By Lingalireni Mihowa
Malita still remembers the night that Cyclone Idai – one of the worst tropical cyclones on record in the Southern hemisphere – struck.
It wasn’t just raining; it was pouring. The local village chiefs were telling everyone to get to higher ground so she ran into her house to grab her children. By this time, the water inside was knee high. ‘I didn’t salvage anything, I just took the children,’ Malita told my Oxfam colleague.
To escape the flood waters, Malita climbed a tree, with one of her children on her back, another on her front, and pulling the last one up by the hand. ‘For two days we were in the tree with no food, and the rain was still falling,’ she said. It took three days for a canoe to rescue them.
Cyclone Idai made landfall in March 2019, killing over 1,000 people across Mozambique, Malawi and Zimbabwe and leaving 2.6 million people in desperate need of humanitarian assistance. Catastrophic damage, caused by strong winds and extensive flooding, wiped away harvests and destroyed seed stocks. Millions of people like Malita lost their homes and livelihoods.
Cyclone Idai is just one of a number of extreme weather events to have hit Southern Africa in recent years. Idai landed five months into a drought that left millions in need of food aid – the third severe drought to hit the region in the space of five years. Less than six weeks after Idai, Cyclone Kenneth battered northern Mozambique.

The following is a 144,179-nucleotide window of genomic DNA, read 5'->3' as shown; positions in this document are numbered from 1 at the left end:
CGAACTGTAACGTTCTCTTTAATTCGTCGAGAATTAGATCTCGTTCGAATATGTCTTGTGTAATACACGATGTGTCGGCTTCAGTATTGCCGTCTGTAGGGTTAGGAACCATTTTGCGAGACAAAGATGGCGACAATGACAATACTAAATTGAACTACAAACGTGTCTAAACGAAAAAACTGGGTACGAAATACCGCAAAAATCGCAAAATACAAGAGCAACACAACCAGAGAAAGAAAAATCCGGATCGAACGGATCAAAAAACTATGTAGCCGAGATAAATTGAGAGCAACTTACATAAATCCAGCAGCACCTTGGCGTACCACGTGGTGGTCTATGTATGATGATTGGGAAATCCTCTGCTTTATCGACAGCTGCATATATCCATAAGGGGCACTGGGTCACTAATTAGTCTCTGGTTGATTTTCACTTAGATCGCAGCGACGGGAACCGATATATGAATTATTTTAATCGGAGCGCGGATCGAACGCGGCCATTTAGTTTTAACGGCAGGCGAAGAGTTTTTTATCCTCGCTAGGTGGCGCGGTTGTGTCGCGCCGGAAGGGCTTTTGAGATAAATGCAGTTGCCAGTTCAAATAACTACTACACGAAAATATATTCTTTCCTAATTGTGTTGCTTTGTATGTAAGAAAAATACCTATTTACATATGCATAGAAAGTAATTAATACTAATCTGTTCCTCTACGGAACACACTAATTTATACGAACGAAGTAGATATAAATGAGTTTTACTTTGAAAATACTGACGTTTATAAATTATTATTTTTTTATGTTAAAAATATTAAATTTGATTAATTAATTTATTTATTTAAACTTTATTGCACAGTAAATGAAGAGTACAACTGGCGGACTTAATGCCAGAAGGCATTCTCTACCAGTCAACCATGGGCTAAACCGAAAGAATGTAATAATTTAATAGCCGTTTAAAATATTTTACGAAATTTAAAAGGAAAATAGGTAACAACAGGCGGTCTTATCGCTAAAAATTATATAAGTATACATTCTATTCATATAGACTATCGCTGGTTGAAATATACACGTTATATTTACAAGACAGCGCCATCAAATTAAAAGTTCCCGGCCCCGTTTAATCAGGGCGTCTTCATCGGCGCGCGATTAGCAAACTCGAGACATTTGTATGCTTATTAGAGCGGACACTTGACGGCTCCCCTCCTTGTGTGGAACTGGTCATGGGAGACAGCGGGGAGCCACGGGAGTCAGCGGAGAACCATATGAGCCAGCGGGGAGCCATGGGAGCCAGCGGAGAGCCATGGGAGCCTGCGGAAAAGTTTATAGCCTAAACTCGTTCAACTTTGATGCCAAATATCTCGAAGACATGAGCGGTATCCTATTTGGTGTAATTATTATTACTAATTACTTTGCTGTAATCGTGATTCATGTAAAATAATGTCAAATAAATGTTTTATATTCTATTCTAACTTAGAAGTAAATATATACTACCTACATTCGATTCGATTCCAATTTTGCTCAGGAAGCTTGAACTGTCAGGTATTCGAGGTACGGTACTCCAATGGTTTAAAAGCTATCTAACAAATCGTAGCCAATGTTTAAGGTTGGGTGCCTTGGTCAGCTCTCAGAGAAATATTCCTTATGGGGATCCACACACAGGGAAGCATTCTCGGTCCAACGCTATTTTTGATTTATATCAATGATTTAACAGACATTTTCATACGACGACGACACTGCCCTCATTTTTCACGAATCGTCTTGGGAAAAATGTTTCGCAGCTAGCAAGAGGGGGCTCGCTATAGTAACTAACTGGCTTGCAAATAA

The climate impacts we’re seeing across southern Africa reinforce the findings of the world’s leading scientists, who over the summer delivered their starkest warning yet that human activity is causing unprecedented changes to the Earth’s climate, including more intense heatwaves and more extreme weather events. With some of the changes now inevitable and irreversible, the UN Secretary General branded the findings a ‘code red for humanity’.
The climate peril facing us all underlines the gravity of the upcoming global climate talks in Glasgow. We know what action’s needed: faster, deeper and fairer emissions cuts, coupled with more financial support for countries who are bearing the brunt of the climate emergency but who are least able to cope with its impacts.
But instead of driving down emissions, the latest projections say that global emissions will actually increase this year. And instead of delivering on their promise to mobilise $100 billion a year by 2020 to help poor countries cope with and adapt to climate change and cut their own emissions, rich countries are set to short change us by £55 billion by 2025. Worse still, 70% of the money they coughed-up in 2019 was in the form of loans, driving up low-incomes countries’ debt.
The cruel irony is that people like Malita and her children – who did the least to cause the climate crisis – will pay the price; with their lives, homes and livelihoods.
Countries that enriched themselves on high-carbon activities cannot side-step their unpaid climate debt to countries like mine. As President of COP26, the UK Government has a huge responsibility to ensure that’s not the case, while galvanising global action.
And as home to the host city, the Scottish Government has a role to play too. News that Scotland’s Climate Justice Fund will double after a five-year freeze is a very welcome contribution to plugging the major gap in climate finance globally. It should now go a step further and raise these funds through a new tax on high emitters, sending a powerful message that climate change isn’t just a matter of science, technology and economics: it’s a matter of justice.
Every crisis needs a tipping point, and, for Malita’s sake and for all of our sakes, the COP26 talks in Glasgow must provide it.